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Those 1911 pistols...

Discussion in 'Handguns: Autoloaders' started by Corner Pocket, Jul 19, 2008.

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  1. Corner Pocket

    Corner Pocket Member

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    I have heard several people speak of how much they enjoy shooting 1911's. Does the term "1911" automatically mean that the gun is chambered in .45, or do others calibers come in that same style? Thanks!

    Corner Pocket
     
  2. Technosavant

    Technosavant Member

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    Other calibers come in that same style, but they are nowhere near as plentiful as the .45acp. There's some 9mm and 10mm 1911s, and I think even some .40S&W ones. .38 Super is also a popular caliber for some, and there's a few .22LR top ends that can be installed.

    There's a continual ongoing debate about what makes a 1911- some consider nothing but original government property guns "true" 1911s, others allow anything and everything up to and including the double action Paras, and everything in between.
     
  3. jr_roosa

    jr_roosa Member

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    I think that the enjoyment comes from three things...at least for me:

    1. The single action trigger is fairly cripsp, even the gritty GI ones are OK.

    2. The pistol seems to have a relatively long action that spreads the recoil out over a long time. My .357 feels like somebody hit the barrel with a bat, my 1911 feels like somebody is pushing the front with his hand.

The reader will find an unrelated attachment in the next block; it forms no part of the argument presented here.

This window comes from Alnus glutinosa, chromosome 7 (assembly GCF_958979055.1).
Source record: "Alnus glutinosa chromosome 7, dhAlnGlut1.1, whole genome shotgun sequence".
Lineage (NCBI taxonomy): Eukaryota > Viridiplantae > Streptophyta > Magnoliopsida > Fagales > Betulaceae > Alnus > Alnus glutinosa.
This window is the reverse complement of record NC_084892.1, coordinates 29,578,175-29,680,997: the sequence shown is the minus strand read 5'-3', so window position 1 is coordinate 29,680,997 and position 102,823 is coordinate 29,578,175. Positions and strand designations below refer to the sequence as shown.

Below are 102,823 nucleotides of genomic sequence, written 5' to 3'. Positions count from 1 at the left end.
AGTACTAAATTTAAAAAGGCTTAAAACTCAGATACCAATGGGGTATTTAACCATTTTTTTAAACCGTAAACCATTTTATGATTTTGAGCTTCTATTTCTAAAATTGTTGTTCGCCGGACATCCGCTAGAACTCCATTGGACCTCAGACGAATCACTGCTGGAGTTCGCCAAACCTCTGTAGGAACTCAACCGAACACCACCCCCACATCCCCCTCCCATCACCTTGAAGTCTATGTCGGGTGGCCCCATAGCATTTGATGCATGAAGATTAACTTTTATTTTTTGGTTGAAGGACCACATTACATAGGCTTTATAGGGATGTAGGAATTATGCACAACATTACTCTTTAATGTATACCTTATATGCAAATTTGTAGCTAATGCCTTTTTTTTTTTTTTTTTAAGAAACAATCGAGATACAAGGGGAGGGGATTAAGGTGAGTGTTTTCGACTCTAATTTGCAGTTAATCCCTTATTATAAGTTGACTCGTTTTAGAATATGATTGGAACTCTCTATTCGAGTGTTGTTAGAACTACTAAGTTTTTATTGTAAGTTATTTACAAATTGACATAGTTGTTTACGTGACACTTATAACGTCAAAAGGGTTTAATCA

3. The grip is narrow and straight and feels "right" in my medium-sized hand.

    It's just a fun gun to shoot.

    Get one and try it yourself.

    -J.
     
  4. steelyblue

    steelyblue Member

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    A 1911 in 9mm is almost like shooting a 22. Your follow up shots are quick. That coupled with that sweeeeet single action trigger makes for a great shooting experience.
     
  5. Eric F

    Eric F Member

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    ah yess the 1911. I think it has been chambered in about 37 diffrent calibers IIRC. There are single stack and wide body double stacks wilson mand a medium width double stack. The triggers as noted are great and they are easy to tinker with. There are polly steel and alloy guns too.
     
  6. SaxonPig

    SaxonPig Member

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    The "true" 1911 is John Browning's original design. Many guns looks like the 1911 with design differences (like a different ejector on some models).